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Education and Training: Four years of undergraduate school, four years of medical school, and four years of residency training
Average Salary: $244,126 per year
Job Outlook: Very good

An ophthalmologist is a specialist doctor who diagnoses, identifies, and treats eye problems. An ophthalmologist is responsible for diagnosing and treating eye injuries, diseases, and disorders, such as glaucoma, refractive errors, and age-related macular degeneration. Ophthalmologists perform various eye surgeries such as cataract, glaucoma, refractive, and oculoplastic surgeries. They also perform laser surgeries to reshape or replace the ocular tissue. Ophthalmologists examine the eyes to determine the nature of the ocular disorder. They interpret the results of diagnostic tests and educate patients about taking good eye care. They prescribe corrective contact lenses or glasses to help improve vision. Ophthalmologists are also involved in conducting ophthalmic research.
To establish a name for themselves in the field of ophthalmology, an experience of 4-5 years and an expertise in ophthalmic specialties such as pediatric ophthalmology, ocular oncology, or neuro-ophthalmology, is recommended.
Considering the immense prevalence of eye problems, satisfied patients tend to have long-lasting relationships with their ophthalmologists. A career in ophthalmology can be an immensely satisfying option.

Education and Training Requirements

Ophthalmologists are required to complete four years of undergraduate school, four years of medical school, one-year internship in general surgery, and 3-4 years residency in ophthalmology. On completing their residency in ophthalmology, they need to get certified by the American Board of Ophthalmology by passing a written and an oral examination. Ophthalmologists are required to get involved in a process of continuous learning and improvement in order to maintain their license.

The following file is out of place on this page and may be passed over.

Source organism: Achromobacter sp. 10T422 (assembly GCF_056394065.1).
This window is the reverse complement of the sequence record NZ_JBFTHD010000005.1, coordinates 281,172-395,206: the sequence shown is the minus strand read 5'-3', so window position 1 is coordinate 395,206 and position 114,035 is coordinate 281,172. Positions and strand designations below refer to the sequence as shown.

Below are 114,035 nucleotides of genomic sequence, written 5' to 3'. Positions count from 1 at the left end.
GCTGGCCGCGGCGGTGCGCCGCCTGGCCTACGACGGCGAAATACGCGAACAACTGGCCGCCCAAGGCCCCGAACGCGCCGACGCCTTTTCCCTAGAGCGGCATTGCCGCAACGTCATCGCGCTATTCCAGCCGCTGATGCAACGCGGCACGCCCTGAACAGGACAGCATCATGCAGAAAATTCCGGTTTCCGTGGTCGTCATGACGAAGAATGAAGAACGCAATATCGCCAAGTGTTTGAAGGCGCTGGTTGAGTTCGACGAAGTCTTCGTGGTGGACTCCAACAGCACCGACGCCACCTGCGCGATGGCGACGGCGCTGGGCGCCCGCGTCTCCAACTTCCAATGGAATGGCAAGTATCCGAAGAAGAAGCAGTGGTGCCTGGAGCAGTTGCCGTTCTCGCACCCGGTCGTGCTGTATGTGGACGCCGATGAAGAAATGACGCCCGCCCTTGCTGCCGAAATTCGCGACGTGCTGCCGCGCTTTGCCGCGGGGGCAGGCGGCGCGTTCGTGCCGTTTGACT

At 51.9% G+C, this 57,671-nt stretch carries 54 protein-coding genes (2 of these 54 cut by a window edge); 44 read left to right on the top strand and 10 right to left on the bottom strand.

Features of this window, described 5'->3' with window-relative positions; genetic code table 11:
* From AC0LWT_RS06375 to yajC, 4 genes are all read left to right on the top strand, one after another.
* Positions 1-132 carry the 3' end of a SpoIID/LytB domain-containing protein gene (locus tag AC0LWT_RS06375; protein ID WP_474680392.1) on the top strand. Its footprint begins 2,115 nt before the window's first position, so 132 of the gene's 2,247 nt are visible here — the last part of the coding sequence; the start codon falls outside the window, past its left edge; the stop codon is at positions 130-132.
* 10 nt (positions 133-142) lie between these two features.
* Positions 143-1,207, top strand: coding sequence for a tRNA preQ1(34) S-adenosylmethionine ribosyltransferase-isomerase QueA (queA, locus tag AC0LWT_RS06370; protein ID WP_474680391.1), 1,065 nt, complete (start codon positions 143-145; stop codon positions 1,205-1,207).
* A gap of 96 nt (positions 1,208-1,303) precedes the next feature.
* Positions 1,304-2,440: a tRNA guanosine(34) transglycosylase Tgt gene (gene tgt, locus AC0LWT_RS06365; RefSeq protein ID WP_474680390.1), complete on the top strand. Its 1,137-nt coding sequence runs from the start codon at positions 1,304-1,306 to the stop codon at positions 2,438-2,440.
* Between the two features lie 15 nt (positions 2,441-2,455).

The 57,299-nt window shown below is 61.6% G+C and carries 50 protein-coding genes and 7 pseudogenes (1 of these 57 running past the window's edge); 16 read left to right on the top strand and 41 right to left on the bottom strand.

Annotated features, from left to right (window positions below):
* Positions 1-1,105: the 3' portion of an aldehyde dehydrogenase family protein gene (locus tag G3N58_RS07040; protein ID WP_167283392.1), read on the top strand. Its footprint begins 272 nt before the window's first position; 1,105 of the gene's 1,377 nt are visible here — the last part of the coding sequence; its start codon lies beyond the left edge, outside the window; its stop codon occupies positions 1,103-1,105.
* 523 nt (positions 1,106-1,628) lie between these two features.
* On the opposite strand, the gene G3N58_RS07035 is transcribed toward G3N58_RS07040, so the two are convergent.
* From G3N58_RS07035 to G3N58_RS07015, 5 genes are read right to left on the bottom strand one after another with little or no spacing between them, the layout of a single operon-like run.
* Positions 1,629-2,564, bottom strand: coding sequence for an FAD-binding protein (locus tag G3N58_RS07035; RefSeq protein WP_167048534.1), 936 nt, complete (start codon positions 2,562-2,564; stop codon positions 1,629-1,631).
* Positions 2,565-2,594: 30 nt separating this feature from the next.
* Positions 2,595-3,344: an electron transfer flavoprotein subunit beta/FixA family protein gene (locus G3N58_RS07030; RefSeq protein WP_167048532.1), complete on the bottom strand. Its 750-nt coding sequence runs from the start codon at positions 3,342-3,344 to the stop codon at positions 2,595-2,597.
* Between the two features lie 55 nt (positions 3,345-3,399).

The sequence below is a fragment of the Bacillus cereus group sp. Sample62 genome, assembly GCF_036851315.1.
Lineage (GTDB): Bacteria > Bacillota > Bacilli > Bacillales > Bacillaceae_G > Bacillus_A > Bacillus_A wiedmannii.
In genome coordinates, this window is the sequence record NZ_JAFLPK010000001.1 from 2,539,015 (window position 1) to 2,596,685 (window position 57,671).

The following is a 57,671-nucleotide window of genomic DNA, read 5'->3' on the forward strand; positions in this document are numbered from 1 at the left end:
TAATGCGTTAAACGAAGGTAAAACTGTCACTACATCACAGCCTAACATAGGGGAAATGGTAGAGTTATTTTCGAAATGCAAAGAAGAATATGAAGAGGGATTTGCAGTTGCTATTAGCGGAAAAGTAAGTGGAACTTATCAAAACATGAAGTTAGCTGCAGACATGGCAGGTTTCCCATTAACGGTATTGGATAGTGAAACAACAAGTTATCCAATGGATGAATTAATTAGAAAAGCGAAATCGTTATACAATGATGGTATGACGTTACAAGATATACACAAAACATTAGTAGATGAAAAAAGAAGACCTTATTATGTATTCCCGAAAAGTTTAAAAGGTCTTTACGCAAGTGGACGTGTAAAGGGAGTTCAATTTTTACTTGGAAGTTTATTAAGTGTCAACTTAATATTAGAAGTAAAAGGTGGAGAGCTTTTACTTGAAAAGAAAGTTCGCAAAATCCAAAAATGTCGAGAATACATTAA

Getting the Job

In addition to the educational requirements, ophthalmologists need to be good team players since they are often required to perform surgeries in a team environment. They need to be intelligent, creative, and dexterous. Excellent hand-eye coordination and good surgical judgment are also important.
Ophthalmologists need to be mentally and physically tough to withstand the pressure of academics and medical practice. They should be able to make quick decisions and should be emotionally stable. Ophthalmologists need to spend considerable amount of time talking to their patients and educating them about proper eye care. Therefore, they need to have a very composed outlook and should have excellent interpersonal skills.

Job Prospects, Employment Outlook and Career Development

The job prospects for an ophthalmologist are excellent with a projected employment growth of more than 20% for 2008-2018. The growing and aging population will typically drive the growth in demand for ophthalmologists.
To advance in their careers, ophthalmologists need to constantly brush up their educational skills by attending seminars and workshops. They need to be aware of the latest advancements and the use of technology in the field of ophthalmology.
Ophthalmologists become popular by word-of mouth referrals amongst their peers and patients.

Working Conditions and Environment

Ophthalmologists work in well-established hospitals or private clinics. They might even work as part of a group for a healthcare organization. The work environment is pleasant and well-lit. Ophthalmologists need to spend long hours standing while performing surgeries. The work hours can be erratic at times when they need to attend to emergencies. Well-established ophthalmologists might even spend 50 hours or more per week at work.
The work can be physically and mentally tiring.

Salary and Benefits

Ophthalmologists get paid very well and the annual median salary for an ophthalmologist is approximately $244,126 per year. This figure might vary depending on the individual’s experience and expertise. Self-employed ophthalmologists generally have a higher annual salary as compared to those working in healthcare organizations. Salaried ophthalmologists are entitled to health insurance, retirement benefits, and paid leaves.

Where to Go for More Information

American Academy of Ophthalmology
655 Beach St.
San Francisco, CA 94109
(415) 561-8500

The American Board of Ophthalmology
111 Presidential Blvd., Ste. 241
Bala Cynwyd, PA 19004-1075
(610) 664-1175

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